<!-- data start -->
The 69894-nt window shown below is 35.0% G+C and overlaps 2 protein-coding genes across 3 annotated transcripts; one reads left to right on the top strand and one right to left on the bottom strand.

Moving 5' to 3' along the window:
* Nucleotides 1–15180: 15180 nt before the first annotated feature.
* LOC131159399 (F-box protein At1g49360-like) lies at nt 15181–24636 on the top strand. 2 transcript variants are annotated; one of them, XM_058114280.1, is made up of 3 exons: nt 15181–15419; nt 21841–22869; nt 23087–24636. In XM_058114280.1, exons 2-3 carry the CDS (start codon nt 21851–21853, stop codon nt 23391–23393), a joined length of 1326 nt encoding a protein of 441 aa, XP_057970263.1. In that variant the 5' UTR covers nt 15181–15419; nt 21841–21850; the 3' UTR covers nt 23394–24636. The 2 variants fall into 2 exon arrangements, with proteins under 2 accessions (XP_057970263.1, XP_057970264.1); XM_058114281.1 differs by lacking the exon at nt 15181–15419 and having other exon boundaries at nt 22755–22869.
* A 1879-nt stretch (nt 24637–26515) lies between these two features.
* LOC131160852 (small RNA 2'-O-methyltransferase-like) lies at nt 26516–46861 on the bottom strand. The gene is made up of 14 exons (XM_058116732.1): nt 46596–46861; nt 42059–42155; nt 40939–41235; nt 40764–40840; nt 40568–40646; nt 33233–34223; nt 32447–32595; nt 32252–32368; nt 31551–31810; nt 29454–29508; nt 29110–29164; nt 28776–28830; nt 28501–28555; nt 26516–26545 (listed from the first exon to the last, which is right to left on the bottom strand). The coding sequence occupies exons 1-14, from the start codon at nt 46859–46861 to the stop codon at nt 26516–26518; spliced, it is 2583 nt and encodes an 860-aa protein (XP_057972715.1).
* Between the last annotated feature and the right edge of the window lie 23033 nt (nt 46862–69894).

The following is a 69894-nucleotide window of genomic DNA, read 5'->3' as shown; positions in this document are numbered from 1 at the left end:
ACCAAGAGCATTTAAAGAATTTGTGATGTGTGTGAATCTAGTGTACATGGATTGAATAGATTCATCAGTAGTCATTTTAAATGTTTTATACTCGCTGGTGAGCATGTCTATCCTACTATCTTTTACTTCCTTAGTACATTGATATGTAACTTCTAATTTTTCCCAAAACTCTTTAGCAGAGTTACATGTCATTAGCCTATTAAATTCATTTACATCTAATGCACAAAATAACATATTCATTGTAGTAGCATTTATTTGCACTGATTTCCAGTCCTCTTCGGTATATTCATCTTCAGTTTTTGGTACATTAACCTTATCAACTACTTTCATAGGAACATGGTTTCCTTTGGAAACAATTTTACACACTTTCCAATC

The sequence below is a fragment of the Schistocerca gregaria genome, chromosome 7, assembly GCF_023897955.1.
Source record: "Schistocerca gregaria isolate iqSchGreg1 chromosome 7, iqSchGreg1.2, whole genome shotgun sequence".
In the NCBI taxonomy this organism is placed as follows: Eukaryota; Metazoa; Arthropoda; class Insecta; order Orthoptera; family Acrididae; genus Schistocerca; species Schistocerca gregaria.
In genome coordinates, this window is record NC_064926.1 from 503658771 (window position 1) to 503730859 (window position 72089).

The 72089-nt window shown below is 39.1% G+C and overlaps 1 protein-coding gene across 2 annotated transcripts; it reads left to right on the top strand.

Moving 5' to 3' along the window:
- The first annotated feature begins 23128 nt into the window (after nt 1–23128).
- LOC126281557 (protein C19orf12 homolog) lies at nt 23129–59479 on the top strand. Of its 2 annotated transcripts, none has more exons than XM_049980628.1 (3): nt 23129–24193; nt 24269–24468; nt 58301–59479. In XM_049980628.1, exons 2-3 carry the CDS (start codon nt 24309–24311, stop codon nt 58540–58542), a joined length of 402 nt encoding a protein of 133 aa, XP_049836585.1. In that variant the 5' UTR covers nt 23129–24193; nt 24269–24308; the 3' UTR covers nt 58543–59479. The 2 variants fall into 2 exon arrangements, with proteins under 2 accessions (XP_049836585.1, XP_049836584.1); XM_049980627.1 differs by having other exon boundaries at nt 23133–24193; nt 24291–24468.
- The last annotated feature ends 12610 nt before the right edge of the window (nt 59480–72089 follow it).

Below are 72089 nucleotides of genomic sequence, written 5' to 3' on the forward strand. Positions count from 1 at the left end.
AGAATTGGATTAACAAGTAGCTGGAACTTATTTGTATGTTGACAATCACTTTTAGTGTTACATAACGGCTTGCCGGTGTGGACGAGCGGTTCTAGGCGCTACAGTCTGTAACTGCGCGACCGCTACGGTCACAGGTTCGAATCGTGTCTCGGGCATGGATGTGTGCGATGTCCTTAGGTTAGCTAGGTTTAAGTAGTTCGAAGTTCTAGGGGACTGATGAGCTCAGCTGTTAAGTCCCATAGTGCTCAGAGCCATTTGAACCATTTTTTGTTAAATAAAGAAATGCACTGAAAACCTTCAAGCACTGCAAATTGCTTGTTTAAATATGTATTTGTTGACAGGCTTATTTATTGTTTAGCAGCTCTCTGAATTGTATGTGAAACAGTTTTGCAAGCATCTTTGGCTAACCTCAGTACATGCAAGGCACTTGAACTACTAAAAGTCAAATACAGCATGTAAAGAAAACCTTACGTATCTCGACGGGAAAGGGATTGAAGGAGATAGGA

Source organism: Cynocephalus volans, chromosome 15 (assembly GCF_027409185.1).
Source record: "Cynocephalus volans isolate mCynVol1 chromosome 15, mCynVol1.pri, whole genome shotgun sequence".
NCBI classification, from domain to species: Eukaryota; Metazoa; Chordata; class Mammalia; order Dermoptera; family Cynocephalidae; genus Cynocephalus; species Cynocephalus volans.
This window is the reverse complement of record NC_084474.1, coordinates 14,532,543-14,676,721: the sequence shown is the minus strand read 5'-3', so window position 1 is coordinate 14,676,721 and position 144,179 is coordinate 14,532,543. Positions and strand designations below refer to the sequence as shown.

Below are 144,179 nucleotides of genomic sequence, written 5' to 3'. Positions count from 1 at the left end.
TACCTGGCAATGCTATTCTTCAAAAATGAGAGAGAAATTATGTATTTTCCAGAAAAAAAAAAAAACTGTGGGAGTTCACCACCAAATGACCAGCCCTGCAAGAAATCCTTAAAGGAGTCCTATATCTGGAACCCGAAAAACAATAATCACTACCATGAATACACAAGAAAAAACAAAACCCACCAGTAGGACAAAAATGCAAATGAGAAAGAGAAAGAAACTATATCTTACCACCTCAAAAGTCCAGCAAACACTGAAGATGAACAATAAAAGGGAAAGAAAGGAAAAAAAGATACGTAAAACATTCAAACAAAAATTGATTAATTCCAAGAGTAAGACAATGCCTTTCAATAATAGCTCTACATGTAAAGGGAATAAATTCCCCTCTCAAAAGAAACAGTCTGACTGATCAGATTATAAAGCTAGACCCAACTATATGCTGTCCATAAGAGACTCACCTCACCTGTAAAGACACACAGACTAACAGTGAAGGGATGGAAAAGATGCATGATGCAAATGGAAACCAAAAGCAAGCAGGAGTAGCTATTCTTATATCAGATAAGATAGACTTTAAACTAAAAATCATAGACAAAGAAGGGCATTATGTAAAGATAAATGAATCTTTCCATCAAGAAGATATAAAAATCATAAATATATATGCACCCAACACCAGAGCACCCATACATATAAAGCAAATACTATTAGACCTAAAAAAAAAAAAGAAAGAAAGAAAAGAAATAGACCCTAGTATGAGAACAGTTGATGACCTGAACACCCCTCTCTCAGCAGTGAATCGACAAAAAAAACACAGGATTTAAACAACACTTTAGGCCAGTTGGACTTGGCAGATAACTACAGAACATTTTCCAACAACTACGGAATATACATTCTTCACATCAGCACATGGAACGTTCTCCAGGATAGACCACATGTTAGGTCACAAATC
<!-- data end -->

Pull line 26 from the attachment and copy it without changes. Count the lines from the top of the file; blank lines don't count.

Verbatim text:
TACCTGGCAATGCTATTCTTCAAAAATGAGAGAGAAATTATGTATTTTCCAGAAAAAAAAAAAAACTGTGGGAGTTCACCACCAAATGACCAGCCCTGCAAGAAATCCTTAAAGGAGTCCTATATCTGGAACCCGAAAAACAATAATCACTACCATGAATACACAAGAAAAAACAAAACCCACCAGTAGGACAAAAATGCAAATGAGAAAGAGAAAGAAACTATATCTTACCACCTCAAAAGTCCAGCAAACACTGAAGATGAACAATAAAAGGGAAAGAAAGGAAAAAAAGATACGTAAAACATTCAAACAAAAATTGATTAATTCCAAGAGTAAGACAATGCCTTTCAATAATAGCTCTACATGTAAAGGGAATAAATTCCCCTCTCAAAAGAAACAGTCTGACTGATCAGATTATAAAGCTAGACCCAACTATATGCTGTCCATAAGAGACTCACCTCACCTGTAAAGACACACAGACTAACAGTGAAGGGATGGAAAAGATGCATGATGCAAATGGAAACCAAAAGCAAGCAGGAGTAGCTATTCTTATATCAGATAAGATAGACTTTAAACTAAAAATCATAGACAAAGAAGGGCATTATGTAAAGATAAATGAATCTTTCCATCAAGAAGATATAAAAATCATAAATATATATGCACCCAACACCAGAGCACCCATACATATAAAGCAAATACTATTAGACCTAAAAAAAAAAAAGAAAGAAAGAAAAGAAATAGACCCTAGTATGAGAACAGTTGATGACCTGAACACCCCTCTCTCAGCAGTGAATCGACAAAAAAAACACAGGATTTAAACAACACTTTAGGCCAGTTGGACTTGGCAGATAACTACAGAACATTTTCCAACAACTACGGAATATACATTCTTCACATCAGCACATGGAACGTTCTCCAGGATAGACCACATGTTAGGTCACAAATC